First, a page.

New Delhi: United States Vice President Kamala Harris on Tuesday paid a visit to a Philippine island near territorial waters claimed by China to display support for the long-time US ally and counter Beijing’s growing influence in the region.
Harris is the highest-ranking US official ever to visit the western island of Palawan, the closest Philippine landmass to the Spratly archipelago in the hotly contested South China Sea.
China has for some time claimed sovereignty over almost the entire South China Sea region and has also ignored an international court ruling that its claims have no legal basis.
The archipelago of Philippines, Vietnam, Malaysia and Brunei all have overlapping claims to parts of the South China Sea.
On her visit to the island, the Vice-President of the United States will meet fisher folk and members of the Philippines Coast Guard. She will also “underscore the importance of international law, unimpeded lawful commerce, and freedom of navigation,” a US administrative official told news agencies before her visit.
Her trip to Palawan comes a day after she held talks with Philippine President Ferdinand Marcos in Manila. Harris reaffirmed the United States’ “unwavering” commitment to defending the Philippines if its vessels or aircraft were attacked in the South China Sea.
The United States has a long-standing security alliance with the Philippines that includes a mutual defence treaty and a 2014 agreement, known by the acronym EDCA, which allows for the US military to store defence equipment and supplies on five Philippine bases. The pact also allows US troops to rotate through those military bases.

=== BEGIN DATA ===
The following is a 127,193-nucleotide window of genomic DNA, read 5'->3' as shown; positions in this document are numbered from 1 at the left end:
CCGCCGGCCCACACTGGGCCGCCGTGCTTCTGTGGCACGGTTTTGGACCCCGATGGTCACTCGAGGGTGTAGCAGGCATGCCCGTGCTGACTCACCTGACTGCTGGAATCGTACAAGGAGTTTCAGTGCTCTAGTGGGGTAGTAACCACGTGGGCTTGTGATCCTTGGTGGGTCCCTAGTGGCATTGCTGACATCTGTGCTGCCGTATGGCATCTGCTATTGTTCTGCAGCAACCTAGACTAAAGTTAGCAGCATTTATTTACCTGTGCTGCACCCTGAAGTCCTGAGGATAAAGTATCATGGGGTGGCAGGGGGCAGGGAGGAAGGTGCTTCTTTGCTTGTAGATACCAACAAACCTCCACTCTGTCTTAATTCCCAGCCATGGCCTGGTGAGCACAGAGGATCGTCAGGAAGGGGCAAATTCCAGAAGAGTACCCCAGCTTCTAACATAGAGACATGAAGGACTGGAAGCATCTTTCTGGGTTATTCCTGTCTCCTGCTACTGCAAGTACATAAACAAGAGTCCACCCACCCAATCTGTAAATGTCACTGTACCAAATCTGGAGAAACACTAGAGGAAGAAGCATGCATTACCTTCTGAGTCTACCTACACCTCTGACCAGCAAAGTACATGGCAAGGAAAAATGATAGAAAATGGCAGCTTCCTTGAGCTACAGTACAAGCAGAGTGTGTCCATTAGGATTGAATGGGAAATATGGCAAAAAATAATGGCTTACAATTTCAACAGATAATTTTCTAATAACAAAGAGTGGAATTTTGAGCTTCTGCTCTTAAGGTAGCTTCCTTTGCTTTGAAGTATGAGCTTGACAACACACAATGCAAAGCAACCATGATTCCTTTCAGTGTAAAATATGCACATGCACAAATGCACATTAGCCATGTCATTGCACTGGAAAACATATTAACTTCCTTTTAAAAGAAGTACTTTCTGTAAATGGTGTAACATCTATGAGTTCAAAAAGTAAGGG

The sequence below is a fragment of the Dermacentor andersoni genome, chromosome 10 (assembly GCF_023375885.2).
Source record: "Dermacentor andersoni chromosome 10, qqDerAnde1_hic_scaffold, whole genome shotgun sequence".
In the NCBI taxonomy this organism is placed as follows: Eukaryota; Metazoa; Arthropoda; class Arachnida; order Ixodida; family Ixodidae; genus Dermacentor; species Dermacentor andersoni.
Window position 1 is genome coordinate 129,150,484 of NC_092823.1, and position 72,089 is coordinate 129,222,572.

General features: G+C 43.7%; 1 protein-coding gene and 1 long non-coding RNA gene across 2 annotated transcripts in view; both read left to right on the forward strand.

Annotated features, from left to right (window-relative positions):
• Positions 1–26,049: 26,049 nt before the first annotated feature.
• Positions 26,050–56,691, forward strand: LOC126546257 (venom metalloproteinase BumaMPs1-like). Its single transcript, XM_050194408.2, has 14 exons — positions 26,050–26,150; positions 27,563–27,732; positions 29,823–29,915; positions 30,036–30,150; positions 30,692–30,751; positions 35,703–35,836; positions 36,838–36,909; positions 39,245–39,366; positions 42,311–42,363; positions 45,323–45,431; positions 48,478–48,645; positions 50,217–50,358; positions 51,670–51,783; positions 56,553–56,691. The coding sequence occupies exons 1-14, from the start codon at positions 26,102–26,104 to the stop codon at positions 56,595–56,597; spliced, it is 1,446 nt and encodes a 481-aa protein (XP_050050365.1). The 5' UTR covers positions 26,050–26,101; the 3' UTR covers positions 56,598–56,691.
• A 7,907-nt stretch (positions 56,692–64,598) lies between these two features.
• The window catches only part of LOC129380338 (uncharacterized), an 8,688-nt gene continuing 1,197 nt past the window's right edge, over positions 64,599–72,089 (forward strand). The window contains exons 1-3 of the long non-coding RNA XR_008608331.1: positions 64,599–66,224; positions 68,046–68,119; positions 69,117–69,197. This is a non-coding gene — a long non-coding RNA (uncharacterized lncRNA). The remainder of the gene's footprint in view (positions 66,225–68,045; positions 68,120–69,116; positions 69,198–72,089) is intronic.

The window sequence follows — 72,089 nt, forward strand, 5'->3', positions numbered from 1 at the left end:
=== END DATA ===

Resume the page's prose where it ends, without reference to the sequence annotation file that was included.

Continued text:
With regional tensions climbing, fuelled by China’s recent moves around Taiwan, the US is seeking to repair bilateral ties with Manila, whose cooperation could be critical in the event of a conflict. Relations between the two countries fractured under the mercurial Duterte, who favoured China over his country’s former colonial rulers.
Marcos has sought to strike more of a balance between his superpower neighbours, insisting he will not let China trample on Manila’s maritime rights.
Harris’s visit conveyed a “stronger sense of commitment” to the Philippines’ position on maritime claims, and also emphasised the need for EDCA’s continued implementation, said Jay Batongbacal, director of the University of the Philippines’s Institute for Maritime Affairs and Law of the Sea.
Among the nations that stake claim to the South China Sea, Beijing has in recent years pressed its stance the most. Chinese coast guard and military ships patrol the waters, swarming reefs, harassing and attacking fishing and other boats, and interfering in oil and gas exploration as well as scientific research going on in the region.
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